How I used the ‘3 rules’ of the Magic Triangle to design a lovable T-shirt
I was recently asked to design a new T-shirt for my company, ArcTouch. The design ask was a blank canvas, simple and unbounded: Create a shirt for employees that looks cool. And right about then my product designer’s brain exploded from all the possibilities.
When creating products, it is fairly common for UX designers to use established methods and practices that help us model the desired user experience. After some discovery work, the problem usually becomes clear, along with what needs to be done to solve it. I’ve been so immersed in this mindset over the past few years that given a purely visual task was difficult for me. What should this T-shirt be like? How can I design it to look cool? What are the unstated requirements? Are there any?
“Although seemingly contradictory, boundaries can, in fact, amplify your creativity. Boundaries aren’t there to limit the designer, but to limit the problem.”
After spending some time trying to haphazardly figure out what I should design, I shared my progress with my colleague Eduardo Zmievski. He suggested I use a framework called the Magic Triangle.
The Magic Triangle
I wasn’t familiar with the Magic Triangle, but the basic premise is simple: create a set of three rules that structure the problem and create boundaries.
Even in a visual sense, establishing three non-aligned points define a plan. Metaphor aside, these three rules determine what I call the problem space. The idea is simple: Inside the triangle is the space of my problem, where all the possibilities that satisfy my three rules live; all the other ideas that don’t satisfy the three rules live outside the triangle. This approach guides decision-making — because even though a blank canvas has a million possibilities, a million is too much. It’s way more than I can possibly reconcile in the course of solving this problem.
In product design, this is called overchoice, a phenomenon described by Hick’s law of UX. The more choices available, the longer it takes for one to make a decision. Therefore, structuring the problem with a few definitions reduces the number of possibilities, and eases decision-making.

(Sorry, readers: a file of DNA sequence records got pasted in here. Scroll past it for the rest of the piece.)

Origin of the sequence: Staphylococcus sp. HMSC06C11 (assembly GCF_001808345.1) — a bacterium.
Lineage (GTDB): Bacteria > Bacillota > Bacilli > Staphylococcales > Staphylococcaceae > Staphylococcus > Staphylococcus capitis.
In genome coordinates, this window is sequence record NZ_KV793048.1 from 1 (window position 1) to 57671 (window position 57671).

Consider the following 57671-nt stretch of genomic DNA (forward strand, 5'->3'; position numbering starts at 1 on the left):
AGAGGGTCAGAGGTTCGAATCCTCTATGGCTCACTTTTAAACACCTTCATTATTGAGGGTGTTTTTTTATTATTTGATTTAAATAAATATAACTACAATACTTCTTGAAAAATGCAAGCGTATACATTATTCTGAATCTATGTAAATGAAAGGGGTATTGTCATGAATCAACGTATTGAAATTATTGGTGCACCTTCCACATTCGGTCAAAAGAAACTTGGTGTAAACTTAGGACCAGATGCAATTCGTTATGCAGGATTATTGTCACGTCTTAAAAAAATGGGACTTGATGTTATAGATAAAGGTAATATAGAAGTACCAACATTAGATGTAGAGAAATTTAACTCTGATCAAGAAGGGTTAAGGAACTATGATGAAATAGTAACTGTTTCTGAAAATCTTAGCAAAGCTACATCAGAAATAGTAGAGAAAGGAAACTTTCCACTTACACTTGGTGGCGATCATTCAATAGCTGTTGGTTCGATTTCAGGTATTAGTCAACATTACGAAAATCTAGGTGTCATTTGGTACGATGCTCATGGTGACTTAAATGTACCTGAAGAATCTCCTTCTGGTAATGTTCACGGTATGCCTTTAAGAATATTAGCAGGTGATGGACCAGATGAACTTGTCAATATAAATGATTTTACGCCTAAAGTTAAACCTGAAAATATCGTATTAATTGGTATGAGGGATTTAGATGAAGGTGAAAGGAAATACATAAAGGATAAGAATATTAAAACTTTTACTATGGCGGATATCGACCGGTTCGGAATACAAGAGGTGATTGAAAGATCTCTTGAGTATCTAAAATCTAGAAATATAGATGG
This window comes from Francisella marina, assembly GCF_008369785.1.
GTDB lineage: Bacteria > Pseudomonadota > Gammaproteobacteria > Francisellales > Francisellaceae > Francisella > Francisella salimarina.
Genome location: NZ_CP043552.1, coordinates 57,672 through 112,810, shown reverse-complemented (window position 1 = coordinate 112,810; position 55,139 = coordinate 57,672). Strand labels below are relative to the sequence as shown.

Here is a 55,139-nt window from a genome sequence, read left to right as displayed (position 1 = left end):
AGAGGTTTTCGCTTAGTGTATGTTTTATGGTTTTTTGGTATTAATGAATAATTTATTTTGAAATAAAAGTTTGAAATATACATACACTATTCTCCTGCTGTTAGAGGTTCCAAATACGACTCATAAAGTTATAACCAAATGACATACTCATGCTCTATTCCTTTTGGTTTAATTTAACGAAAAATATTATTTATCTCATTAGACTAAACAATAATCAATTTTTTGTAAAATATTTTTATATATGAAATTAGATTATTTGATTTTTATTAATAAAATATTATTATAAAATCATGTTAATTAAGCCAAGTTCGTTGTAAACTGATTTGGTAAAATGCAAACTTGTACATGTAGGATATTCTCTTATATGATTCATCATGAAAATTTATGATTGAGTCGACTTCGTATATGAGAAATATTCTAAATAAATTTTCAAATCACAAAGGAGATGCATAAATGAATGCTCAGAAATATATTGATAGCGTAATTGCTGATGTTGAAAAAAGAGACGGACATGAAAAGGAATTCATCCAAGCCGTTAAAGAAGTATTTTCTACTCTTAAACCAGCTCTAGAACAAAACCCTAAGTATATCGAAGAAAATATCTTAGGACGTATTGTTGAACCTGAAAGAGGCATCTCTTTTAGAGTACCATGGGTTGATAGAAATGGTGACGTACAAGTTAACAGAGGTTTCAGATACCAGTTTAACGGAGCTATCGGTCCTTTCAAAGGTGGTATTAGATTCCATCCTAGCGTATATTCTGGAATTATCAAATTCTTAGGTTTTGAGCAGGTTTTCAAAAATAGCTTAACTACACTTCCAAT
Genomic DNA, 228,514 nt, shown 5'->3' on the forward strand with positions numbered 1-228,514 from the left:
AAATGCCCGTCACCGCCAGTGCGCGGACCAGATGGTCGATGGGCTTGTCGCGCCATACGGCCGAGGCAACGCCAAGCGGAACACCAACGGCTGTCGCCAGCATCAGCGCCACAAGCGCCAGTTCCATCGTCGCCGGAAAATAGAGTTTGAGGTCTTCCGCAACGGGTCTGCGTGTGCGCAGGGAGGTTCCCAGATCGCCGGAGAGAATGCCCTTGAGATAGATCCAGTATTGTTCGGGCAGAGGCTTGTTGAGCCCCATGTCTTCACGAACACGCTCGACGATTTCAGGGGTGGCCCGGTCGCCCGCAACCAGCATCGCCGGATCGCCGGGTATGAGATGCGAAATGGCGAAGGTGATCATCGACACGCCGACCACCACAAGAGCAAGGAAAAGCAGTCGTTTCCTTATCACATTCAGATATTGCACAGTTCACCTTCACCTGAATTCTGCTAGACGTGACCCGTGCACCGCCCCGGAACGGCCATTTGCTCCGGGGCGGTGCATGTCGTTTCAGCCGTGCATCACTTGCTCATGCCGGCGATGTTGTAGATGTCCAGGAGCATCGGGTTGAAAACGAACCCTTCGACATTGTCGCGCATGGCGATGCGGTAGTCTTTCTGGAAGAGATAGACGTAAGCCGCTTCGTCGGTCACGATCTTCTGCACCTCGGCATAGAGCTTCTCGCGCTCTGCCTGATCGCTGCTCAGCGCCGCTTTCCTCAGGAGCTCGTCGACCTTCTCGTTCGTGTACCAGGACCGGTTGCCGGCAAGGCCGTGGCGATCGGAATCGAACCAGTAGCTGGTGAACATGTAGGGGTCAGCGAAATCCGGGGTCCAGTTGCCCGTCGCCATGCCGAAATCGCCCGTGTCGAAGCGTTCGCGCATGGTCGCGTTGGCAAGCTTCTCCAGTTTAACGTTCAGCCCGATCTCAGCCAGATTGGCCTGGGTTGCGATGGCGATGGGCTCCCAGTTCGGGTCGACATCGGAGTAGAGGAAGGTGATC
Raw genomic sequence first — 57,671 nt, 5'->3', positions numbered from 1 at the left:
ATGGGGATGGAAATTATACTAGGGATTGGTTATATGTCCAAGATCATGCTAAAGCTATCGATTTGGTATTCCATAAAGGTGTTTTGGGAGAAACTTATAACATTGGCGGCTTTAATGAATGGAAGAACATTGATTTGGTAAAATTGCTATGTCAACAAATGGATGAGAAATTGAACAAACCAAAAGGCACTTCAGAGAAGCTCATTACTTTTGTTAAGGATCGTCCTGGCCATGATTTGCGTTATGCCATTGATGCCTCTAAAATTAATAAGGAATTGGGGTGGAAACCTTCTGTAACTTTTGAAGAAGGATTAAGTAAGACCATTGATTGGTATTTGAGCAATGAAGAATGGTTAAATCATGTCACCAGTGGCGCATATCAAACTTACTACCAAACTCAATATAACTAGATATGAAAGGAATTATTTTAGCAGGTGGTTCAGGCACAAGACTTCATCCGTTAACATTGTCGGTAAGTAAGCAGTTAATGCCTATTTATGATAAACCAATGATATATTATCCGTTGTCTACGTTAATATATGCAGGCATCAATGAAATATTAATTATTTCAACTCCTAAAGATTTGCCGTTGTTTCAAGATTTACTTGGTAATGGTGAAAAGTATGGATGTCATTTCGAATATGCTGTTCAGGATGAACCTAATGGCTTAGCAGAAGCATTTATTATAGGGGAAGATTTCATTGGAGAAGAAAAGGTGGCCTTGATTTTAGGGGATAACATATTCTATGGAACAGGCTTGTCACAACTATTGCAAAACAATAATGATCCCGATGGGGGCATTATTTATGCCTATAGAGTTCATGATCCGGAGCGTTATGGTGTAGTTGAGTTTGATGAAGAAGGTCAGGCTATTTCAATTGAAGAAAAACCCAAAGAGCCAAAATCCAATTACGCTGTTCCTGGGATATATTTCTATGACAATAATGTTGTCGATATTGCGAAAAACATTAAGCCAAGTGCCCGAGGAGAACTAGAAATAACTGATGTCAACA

Although seemingly contradictory, boundaries can, in fact, amplify your creativity. Boundaries aren’t there to limit the designer, but to limit the problem.
Now it was only a matter of picking which rules would help me solve this problem.
The 3 rules of the ArcTouch T-shirt
The first rule was obvious: The T-shirt needed to have global appeal to both my Brazilian and American colleagues. We eliminated any options that were too localized and couldn’t be fully understood and embraced by anyone in the company.
The second rule was about the message we wanted to communicate. Because it’s a T-shirt for our staff, it made a lot of sense to use the ArcTouch company values (see more on our careers page) as the message: passion, positive attitude, ownership, excellence, diversity, and fellowship. Besides being a message everyone can connect with emotionally, they’re also meaningful and self-explanatory.
The third rule covered the artistic style. Our design team wanted to explore different directions — some more figurative with pictorial representations of the values, some with lettering and typography, and finally some randomly generated computer artwork.
We created mood boards to support our exploration:
We liked all the concepts —but decided to move forward with Theme #3.
Using Processing for the winning design
I used Processing, a computer language specifically designed for visual artists, to transform our mood board theme into a working design. I wrote a program that took the ArcTouch company values and explored variations of typography and colors in a continuously pulsating and evolving loop. You can see an example below:
We created the T-shirt artwork by extracting a single frame from that animation and masking it with the shape of the ArcTouch “a” logo.
Tips for applying the Magic Triangle
I enjoyed using the Magic Triangle to help structure this design problem. Once we defined the three rules, the process went smoothly and the results were great.
Here are some tips about defining the three rules:
- They can be anything you want, but don’t overthink it. Pick the ones that fit the context.
- Ask yourself questions such as “Does this rule even make sense? Is it the best rule I can come up with?”
- Create different sets of rules and compare them side by side. Eventually, the best options will become clear. In our case, we defined three triangles, and one designer explored each direction.
- The rules are there to help you. The Magic Triangle author argues the rules should never be broken; that is, once defined, you may not deviate from them. In this project, we were less strict, which ended up being important in our explorations. We explored one direction that wasn’t mapped in any of the initial triangles.
- Have fun! Even though using this Magic Triangle framework may sound excessively systematic for a creative problem, having fun is essential to creative tasks. Structuring the problem was a rational approach that enabled me to have totally spontaneous explorations.
By using the Magic Triangle to limit the design problem, I was able to unleash my creativity.
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